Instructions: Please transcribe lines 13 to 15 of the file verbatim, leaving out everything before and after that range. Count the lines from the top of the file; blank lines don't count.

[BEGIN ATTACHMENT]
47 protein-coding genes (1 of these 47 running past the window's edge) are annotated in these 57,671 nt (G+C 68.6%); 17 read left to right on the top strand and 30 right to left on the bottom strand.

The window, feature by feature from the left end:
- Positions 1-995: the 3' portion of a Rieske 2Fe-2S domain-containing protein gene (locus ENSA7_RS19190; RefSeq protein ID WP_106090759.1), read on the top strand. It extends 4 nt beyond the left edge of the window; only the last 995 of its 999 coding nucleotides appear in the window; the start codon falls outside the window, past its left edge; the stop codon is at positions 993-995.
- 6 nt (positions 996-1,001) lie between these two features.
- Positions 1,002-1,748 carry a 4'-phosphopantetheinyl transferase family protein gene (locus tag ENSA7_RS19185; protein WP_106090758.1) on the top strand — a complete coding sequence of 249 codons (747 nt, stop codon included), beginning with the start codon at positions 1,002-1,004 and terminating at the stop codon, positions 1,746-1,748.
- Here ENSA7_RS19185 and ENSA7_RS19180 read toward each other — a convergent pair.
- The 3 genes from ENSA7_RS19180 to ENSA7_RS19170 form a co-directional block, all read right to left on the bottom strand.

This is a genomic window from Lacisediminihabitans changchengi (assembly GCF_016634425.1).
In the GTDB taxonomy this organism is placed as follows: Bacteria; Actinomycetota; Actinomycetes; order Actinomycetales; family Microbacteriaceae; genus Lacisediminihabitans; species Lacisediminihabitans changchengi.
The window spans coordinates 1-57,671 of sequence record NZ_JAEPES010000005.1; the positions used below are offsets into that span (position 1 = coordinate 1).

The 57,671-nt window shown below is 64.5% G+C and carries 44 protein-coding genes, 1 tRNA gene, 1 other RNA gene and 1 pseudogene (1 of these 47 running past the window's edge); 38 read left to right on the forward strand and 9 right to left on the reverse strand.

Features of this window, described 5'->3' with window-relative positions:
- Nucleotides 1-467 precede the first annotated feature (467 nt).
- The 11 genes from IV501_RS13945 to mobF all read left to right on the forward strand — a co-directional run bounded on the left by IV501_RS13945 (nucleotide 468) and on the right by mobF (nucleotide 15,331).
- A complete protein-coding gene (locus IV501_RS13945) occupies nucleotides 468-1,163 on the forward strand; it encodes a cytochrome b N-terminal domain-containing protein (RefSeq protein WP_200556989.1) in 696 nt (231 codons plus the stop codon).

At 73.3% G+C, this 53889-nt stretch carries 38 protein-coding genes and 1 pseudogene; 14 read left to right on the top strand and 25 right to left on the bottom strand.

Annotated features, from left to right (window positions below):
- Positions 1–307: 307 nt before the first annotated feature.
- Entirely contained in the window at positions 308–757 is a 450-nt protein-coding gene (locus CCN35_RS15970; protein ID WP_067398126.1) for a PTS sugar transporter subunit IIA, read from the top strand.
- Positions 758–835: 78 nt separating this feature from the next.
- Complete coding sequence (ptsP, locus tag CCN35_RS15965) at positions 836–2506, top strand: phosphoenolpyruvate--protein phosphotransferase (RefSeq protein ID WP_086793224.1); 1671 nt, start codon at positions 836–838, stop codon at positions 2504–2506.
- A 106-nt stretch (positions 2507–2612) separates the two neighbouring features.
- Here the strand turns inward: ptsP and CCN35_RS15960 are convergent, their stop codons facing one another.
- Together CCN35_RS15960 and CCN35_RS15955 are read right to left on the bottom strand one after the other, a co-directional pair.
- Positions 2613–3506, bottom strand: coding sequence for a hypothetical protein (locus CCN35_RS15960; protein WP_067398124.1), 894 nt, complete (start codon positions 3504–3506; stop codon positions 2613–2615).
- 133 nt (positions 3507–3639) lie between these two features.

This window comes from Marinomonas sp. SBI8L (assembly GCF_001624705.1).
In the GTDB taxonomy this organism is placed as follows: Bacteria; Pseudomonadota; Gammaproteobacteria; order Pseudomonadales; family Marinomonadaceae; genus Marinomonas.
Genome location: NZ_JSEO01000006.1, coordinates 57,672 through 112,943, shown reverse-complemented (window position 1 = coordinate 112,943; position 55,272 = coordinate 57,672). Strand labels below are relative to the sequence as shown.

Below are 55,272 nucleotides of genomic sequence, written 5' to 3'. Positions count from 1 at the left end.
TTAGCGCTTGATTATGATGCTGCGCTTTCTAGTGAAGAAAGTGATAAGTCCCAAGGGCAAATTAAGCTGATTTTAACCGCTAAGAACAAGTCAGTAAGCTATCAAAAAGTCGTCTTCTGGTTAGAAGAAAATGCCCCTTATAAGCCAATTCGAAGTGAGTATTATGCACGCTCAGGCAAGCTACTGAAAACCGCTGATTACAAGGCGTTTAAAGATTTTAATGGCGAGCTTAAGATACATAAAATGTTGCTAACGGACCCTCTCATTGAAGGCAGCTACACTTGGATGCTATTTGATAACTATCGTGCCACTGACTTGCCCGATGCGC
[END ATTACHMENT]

- Nucleotides 1-467 precede the first annotated feature (467 nt).
- The 11 genes from IV501_RS13945 to mobF all read left to right on the forward strand — a co-directional run bounded on the left by IV501_RS13945 (nucleotide 468) and on the right by mobF (nucleotide 15,331).
- A complete protein-coding gene (locus IV501_RS13945) occupies nucleotides 468-1,163 on the forward strand; it encodes a cytochrome b N-terminal domain-containing protein (RefSeq protein WP_200556989.1) in 696 nt (231 codons plus the stop codon).